US VP calls Ukrainian leader, warns of sanctions

Updated: 2014-02-21 11:07


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WASHINGTON - The US government stepped up pressure on Ukrainian President Viktor Yanukovych on Thursday amid the newly-erupted violence in Kiev, warning of sanctions.

In a phone call, US Vice President Joe Biden urged Yanukovych "to take immediate and tangible steps to work with the opposition on a path forward that addresses the legitimate aspirations of the Ukrainian people," according to a statement issued by Biden's office.

He "strongly condemned" the violence against civilians in Kiev and demanded for immediate withdrawal of security forces, it said.

Biden said the United States is prepared to sanction those officials responsible for the violence."

Earlier in the day, the White House has prodded Yanukovych to "immediately withdraw" his security forces from downtown Kiev and resolve the conflict by political means.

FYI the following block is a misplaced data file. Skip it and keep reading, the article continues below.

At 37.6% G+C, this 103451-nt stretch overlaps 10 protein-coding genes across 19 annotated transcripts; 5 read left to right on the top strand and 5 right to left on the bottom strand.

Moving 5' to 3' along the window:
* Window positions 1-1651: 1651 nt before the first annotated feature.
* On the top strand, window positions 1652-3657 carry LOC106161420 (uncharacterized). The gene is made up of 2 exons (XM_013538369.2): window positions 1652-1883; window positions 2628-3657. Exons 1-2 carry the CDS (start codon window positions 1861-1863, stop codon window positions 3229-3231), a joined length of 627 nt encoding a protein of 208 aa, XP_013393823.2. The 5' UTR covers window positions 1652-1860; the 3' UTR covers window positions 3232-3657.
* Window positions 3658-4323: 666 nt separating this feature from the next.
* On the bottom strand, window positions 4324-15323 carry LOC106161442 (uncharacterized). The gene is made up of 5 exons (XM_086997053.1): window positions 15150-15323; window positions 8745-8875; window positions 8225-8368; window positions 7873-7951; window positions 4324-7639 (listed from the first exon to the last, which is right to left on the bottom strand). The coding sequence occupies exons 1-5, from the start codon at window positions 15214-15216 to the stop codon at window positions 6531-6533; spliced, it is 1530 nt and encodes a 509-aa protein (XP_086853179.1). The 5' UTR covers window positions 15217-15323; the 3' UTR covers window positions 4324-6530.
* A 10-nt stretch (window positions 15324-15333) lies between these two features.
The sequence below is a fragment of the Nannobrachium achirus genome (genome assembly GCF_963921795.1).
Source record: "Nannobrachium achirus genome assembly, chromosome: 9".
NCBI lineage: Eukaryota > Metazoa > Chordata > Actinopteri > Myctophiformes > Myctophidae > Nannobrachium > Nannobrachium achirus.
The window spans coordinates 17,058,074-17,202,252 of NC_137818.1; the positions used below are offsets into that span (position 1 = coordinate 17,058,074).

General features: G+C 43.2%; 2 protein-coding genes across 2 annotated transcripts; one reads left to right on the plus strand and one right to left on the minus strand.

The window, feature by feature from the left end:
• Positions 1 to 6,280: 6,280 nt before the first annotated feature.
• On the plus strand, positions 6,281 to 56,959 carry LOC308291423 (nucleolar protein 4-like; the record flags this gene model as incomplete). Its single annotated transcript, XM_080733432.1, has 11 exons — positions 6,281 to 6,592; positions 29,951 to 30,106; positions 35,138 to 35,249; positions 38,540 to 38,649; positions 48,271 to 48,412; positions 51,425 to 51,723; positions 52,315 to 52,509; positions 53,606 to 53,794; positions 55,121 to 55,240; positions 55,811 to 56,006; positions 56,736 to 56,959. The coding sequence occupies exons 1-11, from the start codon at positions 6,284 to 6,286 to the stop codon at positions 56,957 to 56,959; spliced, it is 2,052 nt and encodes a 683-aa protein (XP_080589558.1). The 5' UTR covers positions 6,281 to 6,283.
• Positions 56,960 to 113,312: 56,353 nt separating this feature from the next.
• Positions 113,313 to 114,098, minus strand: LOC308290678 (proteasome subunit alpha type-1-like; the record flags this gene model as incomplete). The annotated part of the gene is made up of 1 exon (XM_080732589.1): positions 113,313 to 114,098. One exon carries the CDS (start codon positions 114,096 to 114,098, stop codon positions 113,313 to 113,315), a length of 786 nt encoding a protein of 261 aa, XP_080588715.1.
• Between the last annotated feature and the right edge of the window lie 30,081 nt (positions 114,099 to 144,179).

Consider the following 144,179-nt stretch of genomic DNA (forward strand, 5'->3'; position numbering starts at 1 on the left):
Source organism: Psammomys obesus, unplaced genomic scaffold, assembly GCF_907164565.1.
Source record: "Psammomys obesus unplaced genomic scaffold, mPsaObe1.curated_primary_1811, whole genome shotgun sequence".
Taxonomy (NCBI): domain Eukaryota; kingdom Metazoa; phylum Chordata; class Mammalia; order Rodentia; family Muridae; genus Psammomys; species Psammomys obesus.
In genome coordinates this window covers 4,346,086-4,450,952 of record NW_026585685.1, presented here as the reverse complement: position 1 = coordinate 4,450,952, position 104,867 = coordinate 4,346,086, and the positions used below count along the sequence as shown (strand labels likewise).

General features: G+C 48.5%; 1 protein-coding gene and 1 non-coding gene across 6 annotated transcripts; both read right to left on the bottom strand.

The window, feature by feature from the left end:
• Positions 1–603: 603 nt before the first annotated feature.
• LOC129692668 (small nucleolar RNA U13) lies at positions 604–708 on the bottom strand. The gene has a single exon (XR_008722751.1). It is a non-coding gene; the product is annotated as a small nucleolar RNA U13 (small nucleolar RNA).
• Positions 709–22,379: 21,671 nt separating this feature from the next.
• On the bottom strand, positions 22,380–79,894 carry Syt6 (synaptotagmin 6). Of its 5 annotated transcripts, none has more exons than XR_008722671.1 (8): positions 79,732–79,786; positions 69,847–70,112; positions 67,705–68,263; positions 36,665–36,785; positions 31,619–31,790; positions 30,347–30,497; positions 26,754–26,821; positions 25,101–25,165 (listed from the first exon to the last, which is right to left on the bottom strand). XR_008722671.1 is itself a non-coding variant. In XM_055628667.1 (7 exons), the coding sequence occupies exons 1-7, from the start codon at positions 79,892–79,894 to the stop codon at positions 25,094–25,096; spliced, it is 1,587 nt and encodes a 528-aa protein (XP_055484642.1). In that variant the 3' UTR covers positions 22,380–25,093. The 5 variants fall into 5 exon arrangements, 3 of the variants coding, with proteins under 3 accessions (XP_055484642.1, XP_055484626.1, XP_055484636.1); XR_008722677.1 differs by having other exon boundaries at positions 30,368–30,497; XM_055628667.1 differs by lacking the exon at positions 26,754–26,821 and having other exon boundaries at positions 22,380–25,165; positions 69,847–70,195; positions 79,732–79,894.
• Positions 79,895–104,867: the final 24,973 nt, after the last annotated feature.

It also urged the Ukrainian military "not to get involved in a conflict that can and should be resolved by political means," warning that the US would work with its European allies to hold those responsible for violence accountable.

After the latest violence in Ukraine, foreign ministers of the European Union (EU) agreed Thursday to adopt sanctions against the country, including asset freezes, visa bans and ban on exporting anti-riot equipments.

The West's sanctions and threats were rejected by Russian Foreign Minister Sergei Lavrov, who desribed them as "blackmail and double standards."

"The opposition cannot or do not want to distance itself from extremists. The West led by Europe and the United States assume all responsibility for Ukraine situation," he said on Thursday.

At least 67 people have been killed in the past three days of violence in central Kiev, the Kiev City Administration said Thursday. It also said that 551 people were injured and 332 of them hospitalized since Tuesday.

Protests in Kiev began in November after Yanukovych backtracked on a trade deal with the EU and tilted toward Russia instead. They turned violent in mid-January and have been remarkably escalating this week.